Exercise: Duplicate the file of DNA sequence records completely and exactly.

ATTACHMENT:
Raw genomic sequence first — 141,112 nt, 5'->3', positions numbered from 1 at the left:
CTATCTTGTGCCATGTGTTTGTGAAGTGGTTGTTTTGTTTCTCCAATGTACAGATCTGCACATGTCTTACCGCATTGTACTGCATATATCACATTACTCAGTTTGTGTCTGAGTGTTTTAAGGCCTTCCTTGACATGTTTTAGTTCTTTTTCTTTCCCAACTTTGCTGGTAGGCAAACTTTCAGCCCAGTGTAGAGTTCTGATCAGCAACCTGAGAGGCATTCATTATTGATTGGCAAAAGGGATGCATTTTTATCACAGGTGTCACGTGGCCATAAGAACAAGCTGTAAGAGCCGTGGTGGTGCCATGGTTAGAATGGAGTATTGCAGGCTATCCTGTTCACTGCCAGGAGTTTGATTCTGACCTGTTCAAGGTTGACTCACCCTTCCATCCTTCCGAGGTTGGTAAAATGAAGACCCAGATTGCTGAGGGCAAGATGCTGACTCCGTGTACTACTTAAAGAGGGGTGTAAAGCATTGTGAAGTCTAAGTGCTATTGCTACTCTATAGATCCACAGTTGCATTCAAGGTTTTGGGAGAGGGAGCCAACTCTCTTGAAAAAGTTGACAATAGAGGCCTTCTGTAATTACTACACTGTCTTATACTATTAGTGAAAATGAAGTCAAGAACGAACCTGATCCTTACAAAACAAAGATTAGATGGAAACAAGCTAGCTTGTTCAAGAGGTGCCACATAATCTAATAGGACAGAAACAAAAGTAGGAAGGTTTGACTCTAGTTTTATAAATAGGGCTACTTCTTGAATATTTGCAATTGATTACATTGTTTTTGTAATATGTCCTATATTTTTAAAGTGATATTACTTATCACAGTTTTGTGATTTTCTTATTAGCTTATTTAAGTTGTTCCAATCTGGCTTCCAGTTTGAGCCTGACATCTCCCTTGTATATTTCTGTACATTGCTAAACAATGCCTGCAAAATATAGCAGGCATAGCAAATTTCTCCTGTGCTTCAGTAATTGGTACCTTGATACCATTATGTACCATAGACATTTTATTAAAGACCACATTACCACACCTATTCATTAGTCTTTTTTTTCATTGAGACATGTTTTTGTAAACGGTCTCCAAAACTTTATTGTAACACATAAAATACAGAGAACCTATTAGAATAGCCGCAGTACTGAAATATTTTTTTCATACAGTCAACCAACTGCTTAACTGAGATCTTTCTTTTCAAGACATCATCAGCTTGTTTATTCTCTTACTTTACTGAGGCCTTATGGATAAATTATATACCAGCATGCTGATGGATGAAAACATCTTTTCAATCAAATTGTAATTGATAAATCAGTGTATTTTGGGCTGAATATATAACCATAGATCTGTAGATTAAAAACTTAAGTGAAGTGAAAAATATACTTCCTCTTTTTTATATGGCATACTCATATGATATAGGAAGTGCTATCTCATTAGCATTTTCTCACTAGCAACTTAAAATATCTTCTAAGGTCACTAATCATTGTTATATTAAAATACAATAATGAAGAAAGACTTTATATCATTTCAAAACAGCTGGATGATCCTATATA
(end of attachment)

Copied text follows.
Raw genomic sequence first — 141,112 nt, 5'->3', positions numbered from 1 at the left:
CTATCTTGTGCCATGTGTTTGTGAAGTGGTTGTTTTGTTTCTCCAATGTACAGATCTGCACATGTCTTACCGCATTGTACTGCATATATCACATTACTCAGTTTGTGTCTGAGTGTTTTAAGGCCTTCCTTGACATGTTTTAGTTCTTTTTCTTTCCCAACTTTGCTGGTAGGCAAACTTTCAGCCCAGTGTAGAGTTCTGATCAGCAACCTGAGAGGCATTCATTATTGATTGGCAAAAGGGATGCATTTTTATCACAGGTGTCACGTGGCCATAAGAACAAGCTGTAAGAGCCGTGGTGGTGCCATGGTTAGAATGGAGTATTGCAGGCTATCCTGTTCACTGCCAGGAGTTTGATTCTGACCTGTTCAAGGTTGACTCACCCTTCCATCCTTCCGAGGTTGGTAAAATGAAGACCCAGATTGCTGAGGGCAAGATGCTGACTCCGTGTACTACTTAAAGAGGGGTGTAAAGCATTGTGAAGTCTAAGTGCTATTGCTACTCTATAGATCCACAGTTGCATTCAAGGTTTTGGGAGAGGGAGCCAACTCTCTTGAAAAAGTTGACAATAGAGGCCTTCTGTAATTACTACACTGTCTTATACTATTAGTGAAAATGAAGTCAAGAACGAACCTGATCCTTACAAAACAAAGATTAGATGGAAACAAGCTAGCTTGTTCAAGAGGTGCCACATAATCTAATAGGACAGAAACAAAAGTAGGAAGGTTTGACTCTAGTTTTATAAATAGGGCTACTTCTTGAATATTTGCAATTGATTACATTGTTTTTGTAATATGTCCTATATTTTTAAAGTGATATTACTTATCACAGTTTTGTGATTTTCTTATTAGCTTATTTAAGTTGTTCCAATCTGGCTTCCAGTTTGAGCCTGACATCTCCCTTGTATATTTCTGTACATTGCTAAACAATGCCTGCAAAATATAGCAGGCATAGCAAATTTCTCCTGTGCTTCAGTAATTGGTACCTTGATACCATTATGTACCATAGACATTTTATTAAAGACCACATTACCACACCTATTCATTAGTCTTTTTTTTCATTGAGACATGTTTTTGTAAACGGTCTCCAAAACTTTATTGTAACACATAAAATACAGAGAACCTATTAGAATAGCCGCAGTACTGAAATATTTTTTTCATACAGTCAACCAACTGCTTAACTGAGATCTTTCTTTTCAAGACATCATCAGCTTGTTTATTCTCTTACTTTACTGAGGCCTTATGGATAAATTATATACCAGCATGCTGATGGATGAAAACATCTTTTCAATCAAATTGTAATTGATAAATCAGTGTATTTTGGGCTGAATATATAACCATAGATCTGTAGATTAAAAACTTAAGTGAAGTGAAAAATATACTTCCTCTTTTTTATATGGCATACTCATATGATATAGGAAGTGCTATCTCATTAGCATTTTCTCACTAGCAACTTAAAATATCTTCTAAGGTCACTAATCATTGTTATATTAAAATACAATAATGAAGAAAGACTTTATATCATTTCAAAACAGCTGGATGATCCTATATA